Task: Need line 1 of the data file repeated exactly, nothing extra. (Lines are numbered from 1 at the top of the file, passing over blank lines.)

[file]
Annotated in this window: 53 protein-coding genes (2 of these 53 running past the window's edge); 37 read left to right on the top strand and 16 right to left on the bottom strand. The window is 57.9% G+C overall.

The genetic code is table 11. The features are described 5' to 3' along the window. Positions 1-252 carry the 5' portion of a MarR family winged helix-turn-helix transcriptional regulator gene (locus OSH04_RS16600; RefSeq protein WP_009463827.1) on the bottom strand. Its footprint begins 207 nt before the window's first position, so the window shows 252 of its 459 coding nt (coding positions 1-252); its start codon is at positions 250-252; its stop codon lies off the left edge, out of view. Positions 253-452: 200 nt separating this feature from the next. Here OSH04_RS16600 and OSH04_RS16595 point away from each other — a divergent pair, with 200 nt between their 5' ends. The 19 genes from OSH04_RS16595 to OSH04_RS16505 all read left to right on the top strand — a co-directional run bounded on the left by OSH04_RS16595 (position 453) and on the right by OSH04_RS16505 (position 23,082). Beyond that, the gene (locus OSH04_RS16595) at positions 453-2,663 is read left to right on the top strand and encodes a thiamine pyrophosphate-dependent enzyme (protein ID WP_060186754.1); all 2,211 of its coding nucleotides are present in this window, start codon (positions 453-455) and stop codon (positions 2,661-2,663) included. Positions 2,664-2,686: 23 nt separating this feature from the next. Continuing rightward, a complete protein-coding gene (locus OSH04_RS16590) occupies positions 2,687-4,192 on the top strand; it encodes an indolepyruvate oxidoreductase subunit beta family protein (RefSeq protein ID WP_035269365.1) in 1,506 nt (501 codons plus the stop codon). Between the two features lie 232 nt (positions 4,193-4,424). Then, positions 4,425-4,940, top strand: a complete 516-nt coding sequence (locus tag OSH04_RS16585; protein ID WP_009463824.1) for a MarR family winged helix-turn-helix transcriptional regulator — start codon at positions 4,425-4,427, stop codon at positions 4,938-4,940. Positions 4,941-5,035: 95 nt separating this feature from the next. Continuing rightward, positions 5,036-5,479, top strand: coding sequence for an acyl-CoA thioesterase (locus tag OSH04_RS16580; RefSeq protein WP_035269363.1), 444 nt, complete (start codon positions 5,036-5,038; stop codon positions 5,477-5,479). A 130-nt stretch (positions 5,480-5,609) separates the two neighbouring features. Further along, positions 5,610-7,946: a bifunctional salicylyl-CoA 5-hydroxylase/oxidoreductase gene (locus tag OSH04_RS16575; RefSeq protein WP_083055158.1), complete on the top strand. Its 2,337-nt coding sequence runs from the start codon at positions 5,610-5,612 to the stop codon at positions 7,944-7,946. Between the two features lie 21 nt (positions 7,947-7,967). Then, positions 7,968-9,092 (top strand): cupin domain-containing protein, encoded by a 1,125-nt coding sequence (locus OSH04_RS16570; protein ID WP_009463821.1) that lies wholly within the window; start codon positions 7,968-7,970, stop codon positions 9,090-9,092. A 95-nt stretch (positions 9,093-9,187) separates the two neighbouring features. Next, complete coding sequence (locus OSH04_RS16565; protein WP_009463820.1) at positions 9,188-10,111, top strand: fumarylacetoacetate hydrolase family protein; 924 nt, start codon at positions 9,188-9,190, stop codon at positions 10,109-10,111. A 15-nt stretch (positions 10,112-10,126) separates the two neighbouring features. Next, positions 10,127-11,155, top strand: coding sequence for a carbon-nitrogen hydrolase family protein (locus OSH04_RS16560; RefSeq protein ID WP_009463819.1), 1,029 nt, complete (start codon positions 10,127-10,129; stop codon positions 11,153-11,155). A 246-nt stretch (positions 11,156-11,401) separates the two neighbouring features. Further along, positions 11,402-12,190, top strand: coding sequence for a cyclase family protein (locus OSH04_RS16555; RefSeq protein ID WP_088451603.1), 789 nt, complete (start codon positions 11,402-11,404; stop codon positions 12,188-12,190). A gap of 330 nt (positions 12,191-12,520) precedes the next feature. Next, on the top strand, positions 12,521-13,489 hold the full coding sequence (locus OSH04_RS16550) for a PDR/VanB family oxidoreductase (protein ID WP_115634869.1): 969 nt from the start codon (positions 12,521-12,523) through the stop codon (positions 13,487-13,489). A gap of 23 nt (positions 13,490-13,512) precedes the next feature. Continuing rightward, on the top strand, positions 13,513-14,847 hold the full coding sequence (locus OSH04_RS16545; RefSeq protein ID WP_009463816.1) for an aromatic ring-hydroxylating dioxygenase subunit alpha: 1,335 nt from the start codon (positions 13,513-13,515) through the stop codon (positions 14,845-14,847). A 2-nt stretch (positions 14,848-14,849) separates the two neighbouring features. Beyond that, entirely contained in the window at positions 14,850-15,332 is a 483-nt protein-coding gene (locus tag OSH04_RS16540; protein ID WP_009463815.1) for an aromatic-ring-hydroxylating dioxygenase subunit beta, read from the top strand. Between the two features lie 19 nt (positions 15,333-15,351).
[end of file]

Annotated in this window: 53 protein-coding genes (2 of these 53 running past the window's edge); 37 read left to right on the top strand and 16 right to left on the bottom strand. The window is 57.9% G+C overall.